The Divine Lorraine... or Museum of Contemporary Art?
by Marc Londo
Caryn Kunkle speaks on her vision for the Philadelphia landmark.
Philadelphia art director Caryn Kunkle has big ideas for one of the most recognizable landmarks in the city, the Divine Lorraine. In Kunkle’s view, the Divine Lorraine– located on Broad Street and well known to many locals because of the colorful graffiti covering its walls– would be better served as a place where graffiti artists could one day hone their techniques in a larger contemporary art scene. Kunkle is spearheading a movement to have the city take control of the property though eminent domain, and to use the building as the new Philadelphia Interactive Museum of Contemporary Art (PIMOCA). Kunkle dreams of the Divine Lorraine as a place where regional, national, and international art exhibitions could be housed, while providing an interactive space for area high school arts programs and other local art activities.
To raise awareness for the project, she started a petition through change.org that outlines her strategy. And that’s not all. She recently engaged community leaders in a roundtable dinner discussion, and had another meeting with former Pennsylvania Governor Ed Rendell, to discuss her plan. According to Kunkle, renovating the structure for condominiums or retail use isn’t plausible in today’s economic environment. Her PIMOCA strategy involves a similar model to the Eastern State Penitentiary— keeping the historical elements of the building intact, while funding its repair and maintenance through a combination of philanthropy and investment.
Recently, I had the opportunity to ask Caryn Kunkle a few questions about her visions for the Divine Lorraine. In the process, I gained a greater understanding of her love for Philadelphia, and her view of the Divine Lorraine as part of that identity.
ML: What ignited your interest in the Divine Lorraine?
CK: The Divine Lorraine is the only property that I know of in a downtown area of this size anywhere on the East Coast; which means it has the potential for good, or it may even cause harm, to the public. The current titleholder has owned this same property before, and proved previously that he doesn't plan on doing much with it besides talking about it.
Why the DL hasn't "popped off" used to mystify me. It literally sits on top of a Broad Street subway entrance. You can walk six blocks to City Hall or a few more and be at the Art Museum. Did I mention there are four acres attached to the building?
Philly has the biggest network of parks of any city in America. I used to wonder, “How has no one capitalized on this opportunity to get our resources together and use this awesome site for something that vibes with our national reputation and ISN’T connected with violence?” Every single person in Philadelphia, when asked if they know of the Divine Lorraine, says "OH! I love that building!"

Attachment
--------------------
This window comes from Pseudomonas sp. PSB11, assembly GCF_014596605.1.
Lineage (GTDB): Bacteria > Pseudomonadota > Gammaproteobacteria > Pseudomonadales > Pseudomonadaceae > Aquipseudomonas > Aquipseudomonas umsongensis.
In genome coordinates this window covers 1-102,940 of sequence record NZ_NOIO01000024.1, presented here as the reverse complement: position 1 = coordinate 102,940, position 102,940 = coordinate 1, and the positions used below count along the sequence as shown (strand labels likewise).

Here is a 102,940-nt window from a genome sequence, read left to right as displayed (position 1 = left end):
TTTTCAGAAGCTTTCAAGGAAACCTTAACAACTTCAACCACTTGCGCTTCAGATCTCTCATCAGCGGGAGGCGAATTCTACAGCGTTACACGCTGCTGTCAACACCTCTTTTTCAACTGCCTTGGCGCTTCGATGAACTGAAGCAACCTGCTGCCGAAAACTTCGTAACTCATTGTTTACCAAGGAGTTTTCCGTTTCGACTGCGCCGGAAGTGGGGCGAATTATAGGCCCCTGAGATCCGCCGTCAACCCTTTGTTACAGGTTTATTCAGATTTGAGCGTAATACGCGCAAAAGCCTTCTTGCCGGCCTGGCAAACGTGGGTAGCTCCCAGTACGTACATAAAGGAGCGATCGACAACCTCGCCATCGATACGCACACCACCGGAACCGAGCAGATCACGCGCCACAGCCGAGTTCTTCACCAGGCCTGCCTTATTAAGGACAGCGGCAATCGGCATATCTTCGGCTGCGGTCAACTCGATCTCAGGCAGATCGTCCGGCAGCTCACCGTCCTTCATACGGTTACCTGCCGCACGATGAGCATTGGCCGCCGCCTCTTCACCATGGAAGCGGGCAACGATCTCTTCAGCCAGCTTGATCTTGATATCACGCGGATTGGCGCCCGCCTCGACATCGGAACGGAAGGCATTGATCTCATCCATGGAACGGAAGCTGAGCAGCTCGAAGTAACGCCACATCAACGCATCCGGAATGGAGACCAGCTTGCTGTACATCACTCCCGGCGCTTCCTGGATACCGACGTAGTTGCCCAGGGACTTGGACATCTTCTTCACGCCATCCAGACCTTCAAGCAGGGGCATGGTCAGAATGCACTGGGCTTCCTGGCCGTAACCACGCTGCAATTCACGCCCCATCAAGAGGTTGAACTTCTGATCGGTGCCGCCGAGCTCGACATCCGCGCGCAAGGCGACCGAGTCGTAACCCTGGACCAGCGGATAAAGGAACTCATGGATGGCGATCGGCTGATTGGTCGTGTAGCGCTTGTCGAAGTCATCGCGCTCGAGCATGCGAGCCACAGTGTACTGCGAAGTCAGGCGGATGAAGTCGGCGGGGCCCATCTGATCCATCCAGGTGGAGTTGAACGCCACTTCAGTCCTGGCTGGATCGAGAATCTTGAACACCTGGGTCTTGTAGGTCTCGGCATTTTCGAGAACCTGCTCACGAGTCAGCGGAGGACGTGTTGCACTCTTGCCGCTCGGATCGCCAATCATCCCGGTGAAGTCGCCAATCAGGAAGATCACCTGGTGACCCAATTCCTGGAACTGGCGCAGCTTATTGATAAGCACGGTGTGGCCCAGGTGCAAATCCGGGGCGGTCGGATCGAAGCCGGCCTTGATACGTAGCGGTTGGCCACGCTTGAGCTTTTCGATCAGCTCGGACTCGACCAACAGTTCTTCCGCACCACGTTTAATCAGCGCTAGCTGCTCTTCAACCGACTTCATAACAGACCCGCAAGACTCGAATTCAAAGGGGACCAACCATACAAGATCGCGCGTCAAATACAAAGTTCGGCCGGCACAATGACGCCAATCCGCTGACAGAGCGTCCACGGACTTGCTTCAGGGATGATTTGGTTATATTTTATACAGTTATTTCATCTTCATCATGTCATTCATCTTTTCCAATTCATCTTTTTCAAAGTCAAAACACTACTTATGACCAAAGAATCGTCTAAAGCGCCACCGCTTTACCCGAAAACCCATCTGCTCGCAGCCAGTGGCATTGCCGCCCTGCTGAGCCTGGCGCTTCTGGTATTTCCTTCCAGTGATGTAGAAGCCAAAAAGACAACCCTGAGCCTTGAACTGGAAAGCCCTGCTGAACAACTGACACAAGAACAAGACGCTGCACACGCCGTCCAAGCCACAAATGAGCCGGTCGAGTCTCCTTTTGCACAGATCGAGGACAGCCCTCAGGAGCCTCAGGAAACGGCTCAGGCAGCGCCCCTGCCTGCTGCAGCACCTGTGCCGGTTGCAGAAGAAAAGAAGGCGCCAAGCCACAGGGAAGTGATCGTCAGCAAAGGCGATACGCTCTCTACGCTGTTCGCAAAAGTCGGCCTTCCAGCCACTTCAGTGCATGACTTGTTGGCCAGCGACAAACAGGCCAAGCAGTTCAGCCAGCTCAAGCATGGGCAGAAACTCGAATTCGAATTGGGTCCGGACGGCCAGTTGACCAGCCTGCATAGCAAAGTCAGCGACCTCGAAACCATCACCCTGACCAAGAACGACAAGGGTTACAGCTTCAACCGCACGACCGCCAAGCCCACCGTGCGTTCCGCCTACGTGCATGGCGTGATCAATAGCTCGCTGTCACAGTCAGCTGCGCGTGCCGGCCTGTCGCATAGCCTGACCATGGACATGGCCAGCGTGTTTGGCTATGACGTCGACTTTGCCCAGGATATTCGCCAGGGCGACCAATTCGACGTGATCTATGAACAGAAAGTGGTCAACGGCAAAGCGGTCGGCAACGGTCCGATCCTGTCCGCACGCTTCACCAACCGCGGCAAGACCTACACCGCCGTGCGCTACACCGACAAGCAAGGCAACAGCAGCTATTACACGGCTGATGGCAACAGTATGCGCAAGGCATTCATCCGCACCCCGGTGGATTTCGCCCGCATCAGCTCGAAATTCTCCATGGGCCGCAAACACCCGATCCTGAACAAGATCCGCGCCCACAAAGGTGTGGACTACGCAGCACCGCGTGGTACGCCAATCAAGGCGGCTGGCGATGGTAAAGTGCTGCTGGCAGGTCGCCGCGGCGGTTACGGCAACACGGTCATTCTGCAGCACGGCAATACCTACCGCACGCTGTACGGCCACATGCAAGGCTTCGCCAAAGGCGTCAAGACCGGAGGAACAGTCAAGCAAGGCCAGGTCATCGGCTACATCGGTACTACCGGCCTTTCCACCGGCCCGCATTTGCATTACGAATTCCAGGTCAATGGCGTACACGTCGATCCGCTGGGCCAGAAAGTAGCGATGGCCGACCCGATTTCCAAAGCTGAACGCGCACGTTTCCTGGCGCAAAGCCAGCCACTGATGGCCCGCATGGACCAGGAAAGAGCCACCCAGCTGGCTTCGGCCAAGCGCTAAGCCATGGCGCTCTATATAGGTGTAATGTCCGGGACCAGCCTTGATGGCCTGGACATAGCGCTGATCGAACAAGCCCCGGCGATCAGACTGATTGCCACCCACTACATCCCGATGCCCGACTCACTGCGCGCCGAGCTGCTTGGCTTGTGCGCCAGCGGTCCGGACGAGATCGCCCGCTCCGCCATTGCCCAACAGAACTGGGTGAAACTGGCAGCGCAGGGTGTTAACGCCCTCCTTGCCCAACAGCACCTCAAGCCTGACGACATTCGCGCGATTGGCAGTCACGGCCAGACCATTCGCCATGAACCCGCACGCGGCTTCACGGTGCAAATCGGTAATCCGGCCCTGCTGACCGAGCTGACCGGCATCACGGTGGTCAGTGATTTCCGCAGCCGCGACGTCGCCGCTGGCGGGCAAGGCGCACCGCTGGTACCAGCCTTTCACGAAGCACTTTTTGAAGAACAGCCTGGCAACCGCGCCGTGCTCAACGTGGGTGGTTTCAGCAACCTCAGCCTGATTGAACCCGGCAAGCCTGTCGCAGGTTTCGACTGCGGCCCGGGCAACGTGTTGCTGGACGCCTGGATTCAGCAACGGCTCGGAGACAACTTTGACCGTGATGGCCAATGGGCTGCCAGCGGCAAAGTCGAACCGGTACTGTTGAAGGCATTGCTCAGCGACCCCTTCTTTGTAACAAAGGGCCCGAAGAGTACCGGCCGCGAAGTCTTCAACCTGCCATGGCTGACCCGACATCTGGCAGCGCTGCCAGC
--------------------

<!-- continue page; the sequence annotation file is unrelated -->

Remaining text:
ML: Why an artist community?
CK: We need a contemporary arts "stadium" that allows all of our arts resources to interact and grow while enabling them to be sustainable. However, this is not a small idea. Big ideas need big space.
ML: What impact do you foresee this project having on the surrounding communities in North Philadelphia?
CK: PIMOCA will create jobs, boost inter-disciplinary education, ignite international tourism, rescue the Divine Lorraine, and unite a fractured community! Most importantly it will impact the way children of the future have access to the arts, which are so threatened in our public schools today. Music, drama, culinary arts, and visual art should not suffer in our grade schools while colleges expand programs.
ML: How long have you been working on this project?
CK: I have been interested in the Divine Lorraine for many years. I kept thinking [that] amazing concepts could be put there that would really unite the city.
ML: What drives you to take on such a big task?
CK: I was a volunteer firefighter for several years in Abington Township. I joined when I was 15. I also worked construction with some of the guys in my firehouse to pay for college. I am a 31-year-old young lady now. My mother would KILL ME herself if I told her I was a firefighter in this district, and I am no stranger to adventure. I live across the street from the Divine Lorraine and my heart stops every time I hear or see sirens or lights pulling up to the Divine Lorraine.
The Divine Lorraine deserves much needed attention. Let’s encourage lawmakers to enable the community to step in and utilize a property that individual developers have let become a hazard and a blight.
To sign the petition to save the Divine Lorraine through Eminent Domain, click here.